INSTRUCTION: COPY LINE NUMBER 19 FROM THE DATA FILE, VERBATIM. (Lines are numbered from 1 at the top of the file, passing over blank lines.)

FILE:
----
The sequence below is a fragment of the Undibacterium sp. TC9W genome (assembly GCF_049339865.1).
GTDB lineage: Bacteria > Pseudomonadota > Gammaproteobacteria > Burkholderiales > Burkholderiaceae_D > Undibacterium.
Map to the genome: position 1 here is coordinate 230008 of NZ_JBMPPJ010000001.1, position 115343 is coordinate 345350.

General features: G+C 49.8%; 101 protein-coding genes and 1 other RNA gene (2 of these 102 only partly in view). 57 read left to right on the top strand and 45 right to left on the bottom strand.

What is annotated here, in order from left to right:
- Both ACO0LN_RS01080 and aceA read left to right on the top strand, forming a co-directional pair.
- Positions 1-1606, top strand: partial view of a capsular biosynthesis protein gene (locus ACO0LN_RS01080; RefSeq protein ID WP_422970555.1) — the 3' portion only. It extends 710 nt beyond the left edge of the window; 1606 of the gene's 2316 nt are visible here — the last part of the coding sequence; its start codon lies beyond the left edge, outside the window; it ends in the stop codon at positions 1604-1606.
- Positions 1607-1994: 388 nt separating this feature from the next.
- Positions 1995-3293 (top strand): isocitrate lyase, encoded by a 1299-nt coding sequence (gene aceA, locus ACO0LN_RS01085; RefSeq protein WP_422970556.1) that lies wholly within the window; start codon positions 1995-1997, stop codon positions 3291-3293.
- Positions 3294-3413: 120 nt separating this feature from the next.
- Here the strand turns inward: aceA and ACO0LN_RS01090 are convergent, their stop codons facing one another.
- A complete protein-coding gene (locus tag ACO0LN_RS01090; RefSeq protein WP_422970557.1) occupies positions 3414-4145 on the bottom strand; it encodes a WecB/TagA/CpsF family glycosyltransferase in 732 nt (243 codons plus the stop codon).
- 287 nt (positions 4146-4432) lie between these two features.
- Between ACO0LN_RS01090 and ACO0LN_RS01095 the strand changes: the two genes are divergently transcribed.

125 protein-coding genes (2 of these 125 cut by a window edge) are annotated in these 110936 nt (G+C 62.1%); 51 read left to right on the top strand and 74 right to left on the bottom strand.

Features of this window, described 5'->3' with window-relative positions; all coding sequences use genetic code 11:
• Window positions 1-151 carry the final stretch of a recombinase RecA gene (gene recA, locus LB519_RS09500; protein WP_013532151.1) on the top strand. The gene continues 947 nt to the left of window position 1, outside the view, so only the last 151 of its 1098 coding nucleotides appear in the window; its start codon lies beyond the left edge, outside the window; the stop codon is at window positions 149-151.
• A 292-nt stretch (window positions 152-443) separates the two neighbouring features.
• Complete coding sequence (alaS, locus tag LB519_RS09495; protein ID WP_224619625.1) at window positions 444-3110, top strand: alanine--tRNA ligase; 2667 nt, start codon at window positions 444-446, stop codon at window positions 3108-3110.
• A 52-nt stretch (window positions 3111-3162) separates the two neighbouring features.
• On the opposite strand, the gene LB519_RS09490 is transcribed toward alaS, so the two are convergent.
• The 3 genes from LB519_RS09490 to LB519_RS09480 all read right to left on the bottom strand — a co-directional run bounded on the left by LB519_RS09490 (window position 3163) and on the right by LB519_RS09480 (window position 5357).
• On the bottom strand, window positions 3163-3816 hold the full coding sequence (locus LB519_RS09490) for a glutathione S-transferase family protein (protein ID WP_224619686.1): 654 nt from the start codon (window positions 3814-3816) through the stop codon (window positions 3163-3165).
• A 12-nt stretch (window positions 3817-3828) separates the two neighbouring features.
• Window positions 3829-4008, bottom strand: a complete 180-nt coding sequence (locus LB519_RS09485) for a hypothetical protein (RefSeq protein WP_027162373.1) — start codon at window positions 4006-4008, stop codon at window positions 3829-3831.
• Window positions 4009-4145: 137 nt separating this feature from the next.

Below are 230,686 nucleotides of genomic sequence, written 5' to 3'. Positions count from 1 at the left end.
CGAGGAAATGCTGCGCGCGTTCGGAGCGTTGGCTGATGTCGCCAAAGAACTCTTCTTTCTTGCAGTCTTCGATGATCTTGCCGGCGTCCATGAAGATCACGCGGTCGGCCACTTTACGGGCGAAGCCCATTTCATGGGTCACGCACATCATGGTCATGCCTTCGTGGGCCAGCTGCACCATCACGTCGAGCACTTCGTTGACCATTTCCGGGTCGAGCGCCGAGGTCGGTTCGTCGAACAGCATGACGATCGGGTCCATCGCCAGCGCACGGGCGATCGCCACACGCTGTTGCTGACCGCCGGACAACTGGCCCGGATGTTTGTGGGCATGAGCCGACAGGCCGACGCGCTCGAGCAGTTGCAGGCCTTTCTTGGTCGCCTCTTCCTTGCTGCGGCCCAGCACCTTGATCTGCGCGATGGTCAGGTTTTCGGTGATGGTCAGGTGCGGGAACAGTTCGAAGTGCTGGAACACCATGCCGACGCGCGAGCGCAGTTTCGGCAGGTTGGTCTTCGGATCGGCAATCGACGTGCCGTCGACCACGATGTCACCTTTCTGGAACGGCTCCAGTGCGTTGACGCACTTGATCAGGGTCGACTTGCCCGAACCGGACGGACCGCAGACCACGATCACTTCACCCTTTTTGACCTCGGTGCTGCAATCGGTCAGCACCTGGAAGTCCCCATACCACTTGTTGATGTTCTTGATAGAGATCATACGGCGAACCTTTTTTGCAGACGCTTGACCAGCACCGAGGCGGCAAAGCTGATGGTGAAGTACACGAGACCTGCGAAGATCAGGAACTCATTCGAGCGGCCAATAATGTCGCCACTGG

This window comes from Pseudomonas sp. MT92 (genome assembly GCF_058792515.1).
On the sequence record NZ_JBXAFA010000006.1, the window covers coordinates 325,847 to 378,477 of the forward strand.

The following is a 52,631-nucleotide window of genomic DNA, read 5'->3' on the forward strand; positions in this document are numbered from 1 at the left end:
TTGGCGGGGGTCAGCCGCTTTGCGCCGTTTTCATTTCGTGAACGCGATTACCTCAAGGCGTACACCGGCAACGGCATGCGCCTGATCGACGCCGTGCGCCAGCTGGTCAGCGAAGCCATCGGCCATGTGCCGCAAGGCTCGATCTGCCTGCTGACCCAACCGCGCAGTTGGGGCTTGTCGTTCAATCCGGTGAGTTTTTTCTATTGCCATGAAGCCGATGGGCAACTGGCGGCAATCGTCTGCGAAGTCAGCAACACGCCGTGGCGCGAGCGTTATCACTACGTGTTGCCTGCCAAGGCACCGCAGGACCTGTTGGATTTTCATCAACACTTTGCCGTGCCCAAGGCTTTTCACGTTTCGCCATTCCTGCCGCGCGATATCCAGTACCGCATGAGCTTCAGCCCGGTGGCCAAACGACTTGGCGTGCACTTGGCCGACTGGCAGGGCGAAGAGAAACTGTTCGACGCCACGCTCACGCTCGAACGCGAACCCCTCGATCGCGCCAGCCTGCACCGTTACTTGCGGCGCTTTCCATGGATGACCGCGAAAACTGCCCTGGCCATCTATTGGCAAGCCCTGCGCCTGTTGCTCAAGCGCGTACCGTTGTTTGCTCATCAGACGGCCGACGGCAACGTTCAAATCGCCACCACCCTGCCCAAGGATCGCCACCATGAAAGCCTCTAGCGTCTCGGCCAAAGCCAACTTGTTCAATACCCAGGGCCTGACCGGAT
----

• Complete coding sequence (alaS, locus tag LB519_RS09495; protein ID WP_224619625.1) at window positions 444-3110, top strand: alanine--tRNA ligase; 2667 nt, start codon at window positions 444-446, stop codon at window positions 3108-3110.